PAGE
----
Is it Safe to Use a Propane Grill Indoors? All You Need to Know!

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I love being at my grill, and I have both a charcoal grill and a propane grill. Since the weather isn’t always ideal for grilling, I have wondered is it safe to use a propane grill indoors?

So I decided to investigate so I’m not doing anything dangerous. Here’s what I discovered:

A propane grill is not suited for indoor use. Carbon monoxide buildup can result from poor ventilation. Also, grills give off much more heat than ovens, easily creating a fire hazard. Lastly, possible gas leaks from your tank, valves or connectors could release deadly gas not detected by your carbon monoxide detectors.

But there’s a lot more to know about propane grills, safety, and a great alternative when you need a way to grill indoors. So in this article, we’re diving deep into the world of propane grills.

We’ll examine safety concerns over carbon monoxide, whether detectors will let you know of a propane tank leak, and whether you should keep your extra propane tanks indoors.

So let’s dive in!

Get ALL my Top Recommendations on Grills, Smokers, and BBQ Accessories with descriptions and direct links for easy browsing!

Can you use a gas grill indoors?

Technically, a gas grill, either propane or natural gas, isn’t much different from a gas stove.

So from that standpoint, since there isn’t much difference, you probably could use a gas or propane grill indoors. But having said that, let me tell you why I wouldn’t:

  • Outdoor grills are not insulated like your oven – No insulation means it will put off a lot of heat! I once had my grill outside a foot from my shed and it actually melted the plasic wall of my shed without ever even touching it!
  • Possible carbon monoxide buildup in your home – Your oven typically has a vent right above it. Because of it being well insulated, all the fumes, smoke, and carbon monoxide generally go right up into the vent hood. Using a gas or propane grill just in the middle of the room could potentially create a deadly buildup of carbon monoxide.
  • Possible gas leaks – Unlike your gas valve on your oven, the gas line from your grill to your propane tank is relatively inexpensive and likely a little worn due to being repeatedly taken on and off. That makes leaks possible.
  • Weak tank valves – Propane tanksget sold by the thousands every day and most of us return the empties and grab a new one. That means most of us are using tanks that have been filled and emptied repeatedly. All that wear and tear makes the tank valve more prone to leakage.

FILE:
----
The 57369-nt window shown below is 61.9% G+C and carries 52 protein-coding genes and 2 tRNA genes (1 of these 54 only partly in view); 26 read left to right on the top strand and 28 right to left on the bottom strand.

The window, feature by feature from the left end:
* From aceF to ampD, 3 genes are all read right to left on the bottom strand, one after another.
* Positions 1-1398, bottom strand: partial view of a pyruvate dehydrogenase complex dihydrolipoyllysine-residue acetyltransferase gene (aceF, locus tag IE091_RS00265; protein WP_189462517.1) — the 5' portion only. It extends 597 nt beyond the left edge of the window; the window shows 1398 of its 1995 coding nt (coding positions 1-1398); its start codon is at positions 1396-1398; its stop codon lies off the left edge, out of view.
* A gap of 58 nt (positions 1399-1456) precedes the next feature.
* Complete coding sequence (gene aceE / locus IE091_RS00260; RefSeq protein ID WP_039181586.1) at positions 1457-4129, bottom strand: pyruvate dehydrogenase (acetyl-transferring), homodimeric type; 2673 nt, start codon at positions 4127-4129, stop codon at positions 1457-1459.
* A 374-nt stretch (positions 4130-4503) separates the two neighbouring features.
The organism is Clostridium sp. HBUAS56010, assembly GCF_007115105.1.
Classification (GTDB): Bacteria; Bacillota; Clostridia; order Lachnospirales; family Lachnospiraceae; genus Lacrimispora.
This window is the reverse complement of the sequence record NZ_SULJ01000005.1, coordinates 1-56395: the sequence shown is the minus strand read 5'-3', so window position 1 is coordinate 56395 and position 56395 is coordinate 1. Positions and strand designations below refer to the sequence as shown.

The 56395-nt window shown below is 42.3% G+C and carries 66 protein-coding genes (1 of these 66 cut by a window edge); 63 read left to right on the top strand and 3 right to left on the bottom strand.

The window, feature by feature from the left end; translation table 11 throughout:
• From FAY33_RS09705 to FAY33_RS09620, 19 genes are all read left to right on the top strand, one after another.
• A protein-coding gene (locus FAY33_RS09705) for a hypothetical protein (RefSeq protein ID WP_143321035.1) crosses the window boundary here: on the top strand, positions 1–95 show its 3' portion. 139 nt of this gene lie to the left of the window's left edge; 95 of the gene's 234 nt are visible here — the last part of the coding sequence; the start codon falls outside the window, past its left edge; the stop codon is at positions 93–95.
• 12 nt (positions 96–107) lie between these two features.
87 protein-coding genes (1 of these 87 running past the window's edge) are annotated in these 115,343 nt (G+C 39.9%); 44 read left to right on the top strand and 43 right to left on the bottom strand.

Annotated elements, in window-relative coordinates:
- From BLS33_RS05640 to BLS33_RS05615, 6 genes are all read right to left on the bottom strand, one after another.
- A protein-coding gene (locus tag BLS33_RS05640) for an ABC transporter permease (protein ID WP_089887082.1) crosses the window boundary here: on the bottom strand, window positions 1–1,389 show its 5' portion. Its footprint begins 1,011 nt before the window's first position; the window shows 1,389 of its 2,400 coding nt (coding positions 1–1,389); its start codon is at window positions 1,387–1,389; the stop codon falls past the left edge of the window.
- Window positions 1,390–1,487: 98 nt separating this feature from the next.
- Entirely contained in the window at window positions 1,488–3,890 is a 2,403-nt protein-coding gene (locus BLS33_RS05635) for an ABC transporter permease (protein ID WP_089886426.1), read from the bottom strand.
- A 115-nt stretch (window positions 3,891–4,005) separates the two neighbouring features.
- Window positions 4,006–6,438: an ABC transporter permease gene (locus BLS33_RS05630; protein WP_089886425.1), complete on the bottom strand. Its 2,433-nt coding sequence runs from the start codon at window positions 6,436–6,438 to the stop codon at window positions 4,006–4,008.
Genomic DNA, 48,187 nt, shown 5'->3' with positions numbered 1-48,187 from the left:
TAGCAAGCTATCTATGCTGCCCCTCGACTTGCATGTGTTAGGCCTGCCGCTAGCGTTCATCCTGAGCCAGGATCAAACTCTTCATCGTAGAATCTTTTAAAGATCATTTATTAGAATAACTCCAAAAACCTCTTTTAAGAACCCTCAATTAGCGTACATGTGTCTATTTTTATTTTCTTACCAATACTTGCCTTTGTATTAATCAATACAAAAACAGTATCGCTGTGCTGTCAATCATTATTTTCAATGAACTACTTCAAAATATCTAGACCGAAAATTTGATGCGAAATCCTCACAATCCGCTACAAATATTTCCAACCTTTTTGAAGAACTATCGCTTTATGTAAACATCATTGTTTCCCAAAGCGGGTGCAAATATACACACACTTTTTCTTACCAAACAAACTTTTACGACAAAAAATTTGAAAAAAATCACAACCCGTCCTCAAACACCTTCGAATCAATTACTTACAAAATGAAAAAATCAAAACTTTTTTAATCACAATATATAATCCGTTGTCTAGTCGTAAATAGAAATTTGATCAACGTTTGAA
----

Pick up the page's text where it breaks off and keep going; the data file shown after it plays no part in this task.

There are, of course, ovens with built-in gas grills, but those are designed to use the natural gas line that runs to your house which isn’t being repeatedly taken on and off.

The oven itself is also well insulated so that most of the heat and smoke goes right up to your vent hood.

Because of the tremendous heat given off by traditional outdoor propane or gas grills, using it indoors also makes it much more prone to cause a fire. Too close to a wall, curtains or anything paper, and you could have a serious fire in minutes.

Lastly, I’ll just say that if you do develop any sort of gas leak from your tank, line, or grill, because of the confined space of being indoors, the buildup of carbon monoxide will be much greater and could potentially be very deadly.

If you love to grill, you’ve no doubt had your share of burned veggies on the grill.

I got frustrated with inconsistent results with my veggies, and did some extensice reasearch and turned it into an expert guide which you can check out on my site by clicking the link.

What really surprised me is the differences in how long to leave corn on the grill compared to things like asparagus or squash.

Do propane grills give off carbon monoxide?

Yes is the short answer.

In fact, virtually all types of grills, including wood, charcoal, or propane give off carbon monoxide. When used outside, the carbon monoxide and smoke has lots of room to safely travel away from the griller and their guests.

Indoors, however, just like a gas stovetop, you must have good ventilation. That way you can ensure there’s no buildup of deadly carbon monoxide.

If you Google around, it’s not hard to find stories of tragedy of improper use or ventilation of gas grills and carbon monoxide poisoning.

When propane/gas, charcoal, or wood is burning, the carbon monoxide coming off the heat is turned into carbon dioxide. Carbon dioxide is fairly harmless.

However, once the flames have gone out on your grill, that carbon monoxide is no longer burnt off and continues to build up until the grills is completely cold and nothing is continuing to smolder.

Because of that, people sometimes make the fatal mistake of bringing their grill into a confined area with poor ventilation such as a tent for camping, or into a house when a sudden rainstorm starts.

Again, with good ventilation like your stovetop has, it’s a non-issue. But anywhere else could be deadly.

Will a carbon monoxide detector detect a propane leak?

The short answer is no, because a propane leak and carbon monoxide build up aren’t the same thing.

Carbon Monoxide is a by-product of the burning of fuel. So if your grill is off, and hasn’t been used recently and is stone cold, it will not be giving off carbon monoxide.